However, Meyer notices a rethink lately: "More and more people are coming to realize that the reconquest of western Syria in connection with the rapprochement with Russia announced by Trump and the joint fight against 'IS' and other jihadist militias is the only way to reunite the country stable state to lead. "
Since the beginning of the Syrian conflict, a large part of the French left has spoken out clearly against Bashar al-Assad. According to the French journalist Nicolas Hénin, the "moral line" of the French government is therefore one of the most coherent in the diplomatic world. "From the moment France condemned the Assad regime, the country did not change its position. It was only supplemented by the emergence of the so-called Islamic State: Neither Assad nor IS."
Left of the left, however, things are different. The presidential candidate and former leader of the Left Party Jean-Luc Mélenchon is an unwavering supporter of Vladimir Putin, Assad's most important ally. Mélenchon warned several times that one had to negotiate with the Syrian regime. In February the politician repeated that he trusted Putin in the fight against the "IS" terrorists. From the point of view of scientist David Rigoulet-Roze, Mélenchon's position could be due to his "anti-Americanism".
Assad is gaining more and more supporters within the French right. Thierry Mariani is one of the politicians of the French "Republicans" who is closest to the regime leader. Even after dozens of civilians, including women and children, were killed on December 13 and the international community condemned these acts, the Republican MP rejoiced at the situation in Aleppo. He hailed the development as a success over terrorism.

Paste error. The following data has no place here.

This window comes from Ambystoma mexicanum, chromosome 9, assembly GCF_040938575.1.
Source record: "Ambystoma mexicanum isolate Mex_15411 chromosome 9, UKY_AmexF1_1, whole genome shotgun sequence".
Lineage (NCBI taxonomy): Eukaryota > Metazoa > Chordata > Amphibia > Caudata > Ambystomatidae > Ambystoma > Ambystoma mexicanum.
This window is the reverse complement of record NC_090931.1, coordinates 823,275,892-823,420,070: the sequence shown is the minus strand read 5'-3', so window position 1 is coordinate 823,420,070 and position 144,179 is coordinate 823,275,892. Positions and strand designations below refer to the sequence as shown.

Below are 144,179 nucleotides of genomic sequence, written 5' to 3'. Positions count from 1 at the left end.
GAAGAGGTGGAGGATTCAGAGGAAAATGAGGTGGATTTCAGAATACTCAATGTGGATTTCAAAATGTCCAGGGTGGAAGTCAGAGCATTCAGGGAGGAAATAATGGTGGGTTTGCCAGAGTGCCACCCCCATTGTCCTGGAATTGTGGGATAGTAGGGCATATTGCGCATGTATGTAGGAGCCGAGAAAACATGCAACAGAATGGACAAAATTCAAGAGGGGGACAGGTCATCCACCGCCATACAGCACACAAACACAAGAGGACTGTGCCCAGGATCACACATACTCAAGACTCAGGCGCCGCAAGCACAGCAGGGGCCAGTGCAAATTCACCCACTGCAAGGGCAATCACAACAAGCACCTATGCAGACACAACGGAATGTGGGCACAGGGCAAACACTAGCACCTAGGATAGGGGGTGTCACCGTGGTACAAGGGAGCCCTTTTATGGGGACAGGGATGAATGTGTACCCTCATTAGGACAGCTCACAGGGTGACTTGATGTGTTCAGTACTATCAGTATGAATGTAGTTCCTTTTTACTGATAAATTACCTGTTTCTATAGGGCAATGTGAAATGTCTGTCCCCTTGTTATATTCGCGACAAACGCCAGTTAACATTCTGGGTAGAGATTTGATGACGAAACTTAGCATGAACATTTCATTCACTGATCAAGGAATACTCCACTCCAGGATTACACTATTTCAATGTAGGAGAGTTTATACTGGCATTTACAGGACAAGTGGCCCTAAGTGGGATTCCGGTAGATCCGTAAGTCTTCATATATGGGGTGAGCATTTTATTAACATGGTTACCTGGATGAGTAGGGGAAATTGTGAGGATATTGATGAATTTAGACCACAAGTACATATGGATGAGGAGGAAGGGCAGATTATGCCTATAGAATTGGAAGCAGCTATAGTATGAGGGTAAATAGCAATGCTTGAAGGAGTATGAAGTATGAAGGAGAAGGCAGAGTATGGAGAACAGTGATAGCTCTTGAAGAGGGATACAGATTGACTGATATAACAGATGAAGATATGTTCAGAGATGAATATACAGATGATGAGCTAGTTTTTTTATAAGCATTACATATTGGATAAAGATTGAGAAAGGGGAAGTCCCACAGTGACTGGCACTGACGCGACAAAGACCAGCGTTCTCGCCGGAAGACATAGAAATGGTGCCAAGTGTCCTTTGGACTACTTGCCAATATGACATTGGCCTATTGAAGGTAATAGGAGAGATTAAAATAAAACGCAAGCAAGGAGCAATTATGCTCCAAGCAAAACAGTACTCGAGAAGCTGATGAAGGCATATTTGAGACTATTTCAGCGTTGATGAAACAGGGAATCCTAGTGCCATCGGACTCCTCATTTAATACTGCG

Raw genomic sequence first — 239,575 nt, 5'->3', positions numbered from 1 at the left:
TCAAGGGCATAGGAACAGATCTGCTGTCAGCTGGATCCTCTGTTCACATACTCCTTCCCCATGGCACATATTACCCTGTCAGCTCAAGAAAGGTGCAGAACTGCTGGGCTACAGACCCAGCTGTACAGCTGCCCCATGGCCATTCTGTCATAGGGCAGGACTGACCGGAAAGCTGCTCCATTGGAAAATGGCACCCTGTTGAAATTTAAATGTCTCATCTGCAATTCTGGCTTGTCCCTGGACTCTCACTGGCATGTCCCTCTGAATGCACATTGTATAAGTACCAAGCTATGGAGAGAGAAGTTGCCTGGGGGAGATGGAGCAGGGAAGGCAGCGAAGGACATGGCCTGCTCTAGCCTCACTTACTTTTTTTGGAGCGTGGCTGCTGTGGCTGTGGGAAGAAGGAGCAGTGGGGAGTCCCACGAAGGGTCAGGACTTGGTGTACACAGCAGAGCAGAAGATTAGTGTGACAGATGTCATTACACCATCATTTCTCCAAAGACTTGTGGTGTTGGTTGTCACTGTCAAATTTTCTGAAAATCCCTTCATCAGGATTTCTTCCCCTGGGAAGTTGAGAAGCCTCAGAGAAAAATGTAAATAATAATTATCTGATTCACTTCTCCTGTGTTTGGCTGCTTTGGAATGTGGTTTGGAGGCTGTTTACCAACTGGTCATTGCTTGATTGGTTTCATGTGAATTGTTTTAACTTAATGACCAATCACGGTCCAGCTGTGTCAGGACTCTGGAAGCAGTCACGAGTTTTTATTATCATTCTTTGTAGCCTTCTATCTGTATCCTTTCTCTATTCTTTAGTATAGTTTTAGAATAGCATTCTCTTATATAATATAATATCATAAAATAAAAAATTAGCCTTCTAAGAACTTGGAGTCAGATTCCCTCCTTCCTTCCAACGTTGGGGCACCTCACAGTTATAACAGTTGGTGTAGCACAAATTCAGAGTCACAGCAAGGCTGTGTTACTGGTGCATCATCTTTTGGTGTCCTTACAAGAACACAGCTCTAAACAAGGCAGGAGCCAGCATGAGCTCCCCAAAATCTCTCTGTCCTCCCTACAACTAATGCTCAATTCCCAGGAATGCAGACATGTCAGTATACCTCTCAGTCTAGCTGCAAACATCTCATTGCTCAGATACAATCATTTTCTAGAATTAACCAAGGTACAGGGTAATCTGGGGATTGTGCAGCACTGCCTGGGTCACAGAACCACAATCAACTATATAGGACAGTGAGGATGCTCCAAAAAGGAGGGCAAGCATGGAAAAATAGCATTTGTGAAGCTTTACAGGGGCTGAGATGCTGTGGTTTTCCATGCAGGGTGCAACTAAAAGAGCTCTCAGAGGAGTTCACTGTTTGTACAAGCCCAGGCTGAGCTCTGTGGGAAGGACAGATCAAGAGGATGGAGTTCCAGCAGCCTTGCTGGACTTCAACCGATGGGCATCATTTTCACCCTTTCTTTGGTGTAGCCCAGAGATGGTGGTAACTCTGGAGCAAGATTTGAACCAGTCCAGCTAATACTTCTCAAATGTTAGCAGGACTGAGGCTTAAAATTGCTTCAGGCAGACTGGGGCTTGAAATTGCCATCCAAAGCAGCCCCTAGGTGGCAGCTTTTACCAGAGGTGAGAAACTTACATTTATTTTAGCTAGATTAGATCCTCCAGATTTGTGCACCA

Mariani has visited ruler Bashar al-Assad several times in the past few months. In March he was one of five French MPs who celebrated Easter with the Christian community from the Middle East. The MPs then met President Assad in Damascus. The visit was strongly condemned by the French government.
Two candidates in the Republican primaries, which took place in November, sided with the "pro-Assad" side, including the President of the Christian Democratic Party PCD, Jean-Frédéric Poissonwho paid a visit to Assad in July 2015.
Also the Republican presidential candidate François Fillon supports or at least tolerates the Syrian rulers. In September 2015, he said in an interview with the radio station Europe 1: "We have to help the Assad regime, despite all its mistakes, because it is about to fall." A position that "for lack of alternatives" needs to be explained, says David Rigoulet-Roze. François Fillon is also a great supporter of Christians in the Middle East.
The right-wing populists:
The Front National makes no secret of his support for the Assad regime. Party leader Marine Le Pen demanded that France join forces with the Syrian President to fight the terrorist group "Islamic State". From their point of view, Assad is an "authoritarian ruler" but not a "barbarian".
Frédéric Châtillon, founder of the Riwal communications agency and advisor to Marine Le Pen, has direct contacts with the Assad regime. His agency even designed a website called "InfoSyrie", which is clearly committed to Assad.
David Rigoulet-Roze explains why the FN and other right-wing populist parties in Europe support Assad "the fear of Islamism and the question of migration" back.
Foreign Minister Sebastian Kurz has been of the opinion for a long time that there can only be a solution to the Syrian conflict with Assad. He said in September 2015 that all "players" should come to one table. Austria hosted several conferences on the Syrian conflict in Vienna. The aim at the time was to find a solution without Assad - but almost no one is assuming it any more.